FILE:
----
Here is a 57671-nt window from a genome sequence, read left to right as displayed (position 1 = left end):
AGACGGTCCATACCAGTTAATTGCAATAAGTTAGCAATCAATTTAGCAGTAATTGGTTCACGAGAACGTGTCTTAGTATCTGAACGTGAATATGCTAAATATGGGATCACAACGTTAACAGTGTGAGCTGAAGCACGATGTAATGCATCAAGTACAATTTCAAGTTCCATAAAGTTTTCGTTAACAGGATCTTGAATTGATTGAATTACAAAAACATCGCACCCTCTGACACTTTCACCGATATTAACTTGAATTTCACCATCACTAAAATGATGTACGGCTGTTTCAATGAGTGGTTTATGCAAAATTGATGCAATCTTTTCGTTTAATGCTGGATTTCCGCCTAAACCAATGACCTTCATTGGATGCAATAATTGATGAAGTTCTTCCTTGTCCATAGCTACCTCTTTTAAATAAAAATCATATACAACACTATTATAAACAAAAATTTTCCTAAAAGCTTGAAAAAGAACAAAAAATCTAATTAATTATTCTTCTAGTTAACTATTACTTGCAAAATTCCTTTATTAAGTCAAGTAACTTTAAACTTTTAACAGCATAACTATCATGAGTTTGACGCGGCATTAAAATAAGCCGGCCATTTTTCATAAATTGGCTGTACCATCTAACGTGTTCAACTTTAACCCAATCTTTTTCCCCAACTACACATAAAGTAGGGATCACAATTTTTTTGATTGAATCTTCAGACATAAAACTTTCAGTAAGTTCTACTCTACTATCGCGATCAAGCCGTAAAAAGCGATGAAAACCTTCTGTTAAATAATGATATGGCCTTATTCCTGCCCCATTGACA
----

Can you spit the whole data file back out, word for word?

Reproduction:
Here is a 57671-nt window from a genome sequence, read left to right as displayed (position 1 = left end):
AGACGGTCCATACCAGTTAATTGCAATAAGTTAGCAATCAATTTAGCAGTAATTGGTTCACGAGAACGTGTCTTAGTATCTGAACGTGAATATGCTAAATATGGGATCACAACGTTAACAGTGTGAGCTGAAGCACGATGTAATGCATCAAGTACAATTTCAAGTTCCATAAAGTTTTCGTTAACAGGATCTTGAATTGATTGAATTACAAAAACATCGCACCCTCTGACACTTTCACCGATATTAACTTGAATTTCACCATCACTAAAATGATGTACGGCTGTTTCAATGAGTGGTTTATGCAAAATTGATGCAATCTTTTCGTTTAATGCTGGATTTCCGCCTAAACCAATGACCTTCATTGGATGCAATAATTGATGAAGTTCTTCCTTGTCCATAGCTACCTCTTTTAAATAAAAATCATATACAACACTATTATAAACAAAAATTTTCCTAAAAGCTTGAAAAAGAACAAAAAATCTAATTAATTATTCTTCTAGTTAACTATTACTTGCAAAATTCCTTTATTAAGTCAAGTAACTTTAAACTTTTAACAGCATAACTATCATGAGTTTGACGCGGCATTAAAATAAGCCGGCCATTTTTCATAAATTGGCTGTACCATCTAACGTGTTCAACTTTAACCCAATCTTTTTCCCCAACTACACATAAAGTAGGGATCACAATTTTTTTGATTGAATCTTCAGACATAAAACTTTCAGTAAGTTCTACTCTACTATCGCGATCAAGCCGTAAAAAGCGATGAAAACCTTCTGTTAAATAATGATATGGCCTTATTCCTGCCCCATTGACA